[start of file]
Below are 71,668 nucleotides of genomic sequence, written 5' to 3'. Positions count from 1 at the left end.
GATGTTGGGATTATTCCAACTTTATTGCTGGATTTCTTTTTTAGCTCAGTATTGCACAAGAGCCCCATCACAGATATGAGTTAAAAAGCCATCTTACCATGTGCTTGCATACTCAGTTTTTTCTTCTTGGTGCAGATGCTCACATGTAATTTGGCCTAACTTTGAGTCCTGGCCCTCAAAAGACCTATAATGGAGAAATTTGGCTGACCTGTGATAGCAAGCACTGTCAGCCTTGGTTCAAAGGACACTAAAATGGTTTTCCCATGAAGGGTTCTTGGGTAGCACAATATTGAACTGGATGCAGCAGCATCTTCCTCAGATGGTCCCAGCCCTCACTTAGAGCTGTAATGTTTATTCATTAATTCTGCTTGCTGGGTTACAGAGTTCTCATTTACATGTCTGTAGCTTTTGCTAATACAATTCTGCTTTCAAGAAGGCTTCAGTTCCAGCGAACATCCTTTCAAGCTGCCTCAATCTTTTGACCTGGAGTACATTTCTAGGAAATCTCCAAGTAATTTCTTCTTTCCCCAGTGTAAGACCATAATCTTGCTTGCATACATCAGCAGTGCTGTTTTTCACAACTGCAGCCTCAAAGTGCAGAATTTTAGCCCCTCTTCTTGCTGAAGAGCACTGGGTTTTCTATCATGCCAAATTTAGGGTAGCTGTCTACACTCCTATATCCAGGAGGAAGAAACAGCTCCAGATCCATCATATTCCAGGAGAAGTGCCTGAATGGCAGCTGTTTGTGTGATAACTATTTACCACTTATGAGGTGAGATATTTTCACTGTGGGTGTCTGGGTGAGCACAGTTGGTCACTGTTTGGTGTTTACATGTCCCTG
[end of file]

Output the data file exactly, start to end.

Below are 71,668 nucleotides of genomic sequence, written 5' to 3'. Positions count from 1 at the left end.
GATGTTGGGATTATTCCAACTTTATTGCTGGATTTCTTTTTTAGCTCAGTATTGCACAAGAGCCCCATCACAGATATGAGTTAAAAAGCCATCTTACCATGTGCTTGCATACTCAGTTTTTTCTTCTTGGTGCAGATGCTCACATGTAATTTGGCCTAACTTTGAGTCCTGGCCCTCAAAAGACCTATAATGGAGAAATTTGGCTGACCTGTGATAGCAAGCACTGTCAGCCTTGGTTCAAAGGACACTAAAATGGTTTTCCCATGAAGGGTTCTTGGGTAGCACAATATTGAACTGGATGCAGCAGCATCTTCCTCAGATGGTCCCAGCCCTCACTTAGAGCTGTAATGTTTATTCATTAATTCTGCTTGCTGGGTTACAGAGTTCTCATTTACATGTCTGTAGCTTTTGCTAATACAATTCTGCTTTCAAGAAGGCTTCAGTTCCAGCGAACATCCTTTCAAGCTGCCTCAATCTTTTGACCTGGAGTACATTTCTAGGAAATCTCCAAGTAATTTCTTCTTTCCCCAGTGTAAGACCATAATCTTGCTTGCATACATCAGCAGTGCTGTTTTTCACAACTGCAGCCTCAAAGTGCAGAATTTTAGCCCCTCTTCTTGCTGAAGAGCACTGGGTTTTCTATCATGCCAAATTTAGGGTAGCTGTCTACACTCCTATATCCAGGAGGAAGAAACAGCTCCAGATCCATCATATTCCAGGAGAAGTGCCTGAATGGCAGCTGTTTGTGTGATAACTATTTACCACTTATGAGGTGAGATATTTTCACTGTGGGTGTCTGGGTGAGCACAGTTGGTCACTGTTTGGTGTTTACATGTCCCTG